Obsidian Configuration: Sync Plugin Data

July 13, 2022

Welcome to another post!

This is another Obsidian-themed one, and we’ll explore the approach I’m using to sync Obsidian Plugin Data.

We’ll go over the .gitignore configuration I’ve been using to sync only relevant data within my .obsidian folder.

In case you haven’t heard of it before, Obsidian is a text-based personal knowledge management tool, which leverages Markdown files to organise all the notes you take.

I gave it a more thorough introduction in this other blog post on on creating a custom daily notes file name; check it out!

Now, back to syncing!

The most commonly used approaches are:

  • Obsidian Sync - this is a premium feature offered by the creators of Obsidian, and it provides a cloud-based sync functionality.
  • Git - the popular version control system comes in handy when managing files, and it works great for Obsidian (you can go with an automated approach, like the Git Sync plugin, or with a more manual approach - i.e. treat your vault like a code repository.
  • Sync via a cloud-based file system like Dropbox / Box / Google Drive / etc.

Read about all the supported sync options on the Obsidian Help Page: Sync your notes across devices.

Personally, I use Git via the manual approach, since it provides the most flexibility.

When syncing your Obsidian data, it’s important to decide whether or not you’d like to sync your Obsidian config folder (usually named .obsidian).

This file is usually found at the root of your vault, and contains configurations for both Obsidian, and all the plugins in use.

Some common files & folders found in this directory:

  • workspace - contains device-specific configurations for how the Vault is currently operating.
  • Various JSON files that store configurations for Obsidian (e.g. hotkeys, appearance, enabled core & community plugins), and its core plugins, such as Daily Notes.
  • themes - contains files for downloaded themes.
  • plugins - contains directories with the code, styles, manifest & data for installed plugins.
  • snippets - contains CSS files that can be used to further personalise Obsidian.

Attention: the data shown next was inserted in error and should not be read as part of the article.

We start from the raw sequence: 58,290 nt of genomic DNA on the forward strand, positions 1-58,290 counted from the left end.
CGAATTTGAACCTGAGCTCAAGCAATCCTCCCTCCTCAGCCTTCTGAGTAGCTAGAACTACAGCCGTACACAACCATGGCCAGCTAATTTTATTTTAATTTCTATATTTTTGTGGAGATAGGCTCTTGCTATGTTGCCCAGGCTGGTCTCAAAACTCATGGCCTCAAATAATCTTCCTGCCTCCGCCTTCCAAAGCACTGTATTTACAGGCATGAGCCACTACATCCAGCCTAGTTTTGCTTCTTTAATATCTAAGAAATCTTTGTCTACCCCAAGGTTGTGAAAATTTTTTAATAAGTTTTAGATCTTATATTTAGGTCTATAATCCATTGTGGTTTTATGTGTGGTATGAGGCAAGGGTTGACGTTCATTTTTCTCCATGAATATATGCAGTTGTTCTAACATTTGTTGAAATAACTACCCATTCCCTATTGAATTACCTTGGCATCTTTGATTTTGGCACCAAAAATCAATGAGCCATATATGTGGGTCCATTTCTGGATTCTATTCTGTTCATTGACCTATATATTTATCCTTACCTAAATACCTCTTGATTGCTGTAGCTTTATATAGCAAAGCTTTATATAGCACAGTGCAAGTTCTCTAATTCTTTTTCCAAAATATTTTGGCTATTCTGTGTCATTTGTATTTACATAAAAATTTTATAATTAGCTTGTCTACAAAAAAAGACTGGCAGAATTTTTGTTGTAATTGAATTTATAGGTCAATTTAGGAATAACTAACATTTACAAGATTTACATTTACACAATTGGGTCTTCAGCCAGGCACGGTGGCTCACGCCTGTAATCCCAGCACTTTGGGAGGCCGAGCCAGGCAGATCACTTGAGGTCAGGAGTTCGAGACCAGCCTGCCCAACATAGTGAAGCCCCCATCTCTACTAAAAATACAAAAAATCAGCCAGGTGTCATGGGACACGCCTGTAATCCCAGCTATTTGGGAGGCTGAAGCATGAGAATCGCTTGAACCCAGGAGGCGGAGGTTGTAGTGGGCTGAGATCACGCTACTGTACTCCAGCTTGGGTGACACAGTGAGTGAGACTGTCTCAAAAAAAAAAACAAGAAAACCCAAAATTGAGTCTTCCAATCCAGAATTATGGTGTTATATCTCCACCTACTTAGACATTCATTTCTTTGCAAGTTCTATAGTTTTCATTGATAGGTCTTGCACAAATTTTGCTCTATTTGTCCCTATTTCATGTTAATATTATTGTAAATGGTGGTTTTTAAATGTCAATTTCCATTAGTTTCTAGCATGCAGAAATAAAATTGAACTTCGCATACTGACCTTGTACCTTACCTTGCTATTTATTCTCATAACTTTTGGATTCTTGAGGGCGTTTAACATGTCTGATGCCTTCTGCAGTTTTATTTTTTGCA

• cache - used for any file-based caching within Obsidian.

There may be more or fewer files, depending on what you’ve enabled in Obsidian.

When using Git to sync your Obsidian folders, it’s important to know what you’d like to sync, and what you want to remain on the current device.

In my case, I wanted to be able to open my vault on any device and have a similar experience across them in terms of:

  • Theme
  • Font
  • Hotkeys
  • Plugin Settings (Note: I only want the plugin settings, but not the plugin source code; i.e. data.json within each of the plugin folders)

With the requirements above, this is my current .gitignore set up for Obsidian vaults:

# Obsidian

# Allow data.json files under plugins - we want to sync plugin settings, if any

This config automatically excludes the cache & workspace folders from being committed.

It also excludes everything under the plugins folder, and then explicitly allows the data.json files within the specific plugin’s folder.

Using the obsidian-linter plugin folder as an example: it has 4 folders within it:

Obsidian Linter Plugin Folder

With the .gitignore file above, the main.js, manifest.json & styles.css files will be excluded from Git, but data.json will be included, allowing sharing of configs across devices.

The .gitignore file also has some other exclusions, such as common ones for macOS & SublimeText (I used Sublime Text heavily to manage my notes before discovering Obsidian).

And that’s it! With this setup, I get the same layout & functionality no matter which device I load my vault from!

This approach has been particularly useful for syncing themes, styling & configs for my most commonly used plugins.

I hope you learnt a thing or two.

Until next time, stay safe, and happy coding!